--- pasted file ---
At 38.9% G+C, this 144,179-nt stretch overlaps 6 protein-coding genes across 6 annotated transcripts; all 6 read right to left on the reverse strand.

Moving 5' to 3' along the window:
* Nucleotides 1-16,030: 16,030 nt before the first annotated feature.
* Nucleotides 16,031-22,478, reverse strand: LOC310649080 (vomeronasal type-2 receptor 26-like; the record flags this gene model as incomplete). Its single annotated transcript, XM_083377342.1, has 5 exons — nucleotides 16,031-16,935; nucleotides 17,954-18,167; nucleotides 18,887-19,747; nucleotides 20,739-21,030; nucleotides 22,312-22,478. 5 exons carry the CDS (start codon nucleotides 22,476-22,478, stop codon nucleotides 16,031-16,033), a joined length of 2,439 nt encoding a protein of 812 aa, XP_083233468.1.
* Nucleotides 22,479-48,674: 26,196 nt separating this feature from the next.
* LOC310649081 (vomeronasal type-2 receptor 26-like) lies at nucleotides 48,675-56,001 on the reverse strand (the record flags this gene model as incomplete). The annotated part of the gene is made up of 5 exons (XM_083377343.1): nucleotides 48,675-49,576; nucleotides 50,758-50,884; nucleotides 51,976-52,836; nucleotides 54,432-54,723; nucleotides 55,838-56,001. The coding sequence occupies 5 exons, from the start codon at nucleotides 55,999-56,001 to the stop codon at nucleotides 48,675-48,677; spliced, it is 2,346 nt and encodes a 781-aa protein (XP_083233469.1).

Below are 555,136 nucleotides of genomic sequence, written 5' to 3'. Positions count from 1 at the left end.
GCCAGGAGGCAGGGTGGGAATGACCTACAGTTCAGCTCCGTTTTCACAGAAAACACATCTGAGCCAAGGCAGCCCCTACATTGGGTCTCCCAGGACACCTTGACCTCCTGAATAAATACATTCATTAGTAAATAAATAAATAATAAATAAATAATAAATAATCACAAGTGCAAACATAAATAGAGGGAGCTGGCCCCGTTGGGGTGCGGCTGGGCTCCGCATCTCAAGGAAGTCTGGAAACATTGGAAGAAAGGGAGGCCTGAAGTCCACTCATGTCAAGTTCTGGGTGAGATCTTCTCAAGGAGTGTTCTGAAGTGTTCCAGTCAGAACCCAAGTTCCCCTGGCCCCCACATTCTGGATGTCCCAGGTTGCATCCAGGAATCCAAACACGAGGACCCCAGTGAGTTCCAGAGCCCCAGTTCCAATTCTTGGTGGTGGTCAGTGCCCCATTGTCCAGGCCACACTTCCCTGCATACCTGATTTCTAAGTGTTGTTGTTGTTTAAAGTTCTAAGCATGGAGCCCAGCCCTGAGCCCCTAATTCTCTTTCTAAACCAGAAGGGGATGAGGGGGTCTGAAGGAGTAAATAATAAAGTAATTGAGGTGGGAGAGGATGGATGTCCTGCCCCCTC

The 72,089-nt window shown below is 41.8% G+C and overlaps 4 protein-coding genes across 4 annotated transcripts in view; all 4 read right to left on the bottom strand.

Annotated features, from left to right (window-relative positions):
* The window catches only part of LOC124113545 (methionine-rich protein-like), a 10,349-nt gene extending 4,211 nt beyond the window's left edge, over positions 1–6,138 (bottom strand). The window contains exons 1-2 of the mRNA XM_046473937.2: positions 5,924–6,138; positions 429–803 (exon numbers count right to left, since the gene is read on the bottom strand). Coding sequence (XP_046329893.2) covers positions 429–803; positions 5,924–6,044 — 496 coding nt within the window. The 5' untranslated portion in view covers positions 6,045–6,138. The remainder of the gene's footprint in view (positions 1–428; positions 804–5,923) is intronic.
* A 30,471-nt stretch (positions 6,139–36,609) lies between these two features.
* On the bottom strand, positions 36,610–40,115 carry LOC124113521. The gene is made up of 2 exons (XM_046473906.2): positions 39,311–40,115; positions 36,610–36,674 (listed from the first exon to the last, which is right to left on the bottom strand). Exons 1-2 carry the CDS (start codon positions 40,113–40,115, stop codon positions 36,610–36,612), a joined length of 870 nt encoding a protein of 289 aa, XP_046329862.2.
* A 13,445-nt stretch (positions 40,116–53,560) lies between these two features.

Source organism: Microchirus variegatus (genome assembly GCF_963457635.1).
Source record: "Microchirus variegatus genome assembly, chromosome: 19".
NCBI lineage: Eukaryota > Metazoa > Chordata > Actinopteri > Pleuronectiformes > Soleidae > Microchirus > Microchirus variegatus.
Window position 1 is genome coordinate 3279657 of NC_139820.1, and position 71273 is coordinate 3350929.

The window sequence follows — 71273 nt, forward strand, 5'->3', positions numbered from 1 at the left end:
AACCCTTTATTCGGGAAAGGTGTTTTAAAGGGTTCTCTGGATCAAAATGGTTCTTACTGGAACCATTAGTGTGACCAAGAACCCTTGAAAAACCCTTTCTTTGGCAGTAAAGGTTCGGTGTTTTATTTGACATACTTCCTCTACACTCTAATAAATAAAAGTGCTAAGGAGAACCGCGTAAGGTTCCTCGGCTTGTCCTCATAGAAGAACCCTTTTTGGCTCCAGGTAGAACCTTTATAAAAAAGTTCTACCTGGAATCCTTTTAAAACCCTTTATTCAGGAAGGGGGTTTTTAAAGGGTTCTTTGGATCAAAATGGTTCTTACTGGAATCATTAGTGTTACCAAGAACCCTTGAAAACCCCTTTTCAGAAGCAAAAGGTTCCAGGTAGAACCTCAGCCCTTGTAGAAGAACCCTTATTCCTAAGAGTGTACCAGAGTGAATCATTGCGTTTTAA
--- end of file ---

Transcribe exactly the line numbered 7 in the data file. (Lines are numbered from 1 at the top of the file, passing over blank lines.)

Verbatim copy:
Below are 555,136 nucleotides of genomic sequence, written 5' to 3'. Positions count from 1 at the left end.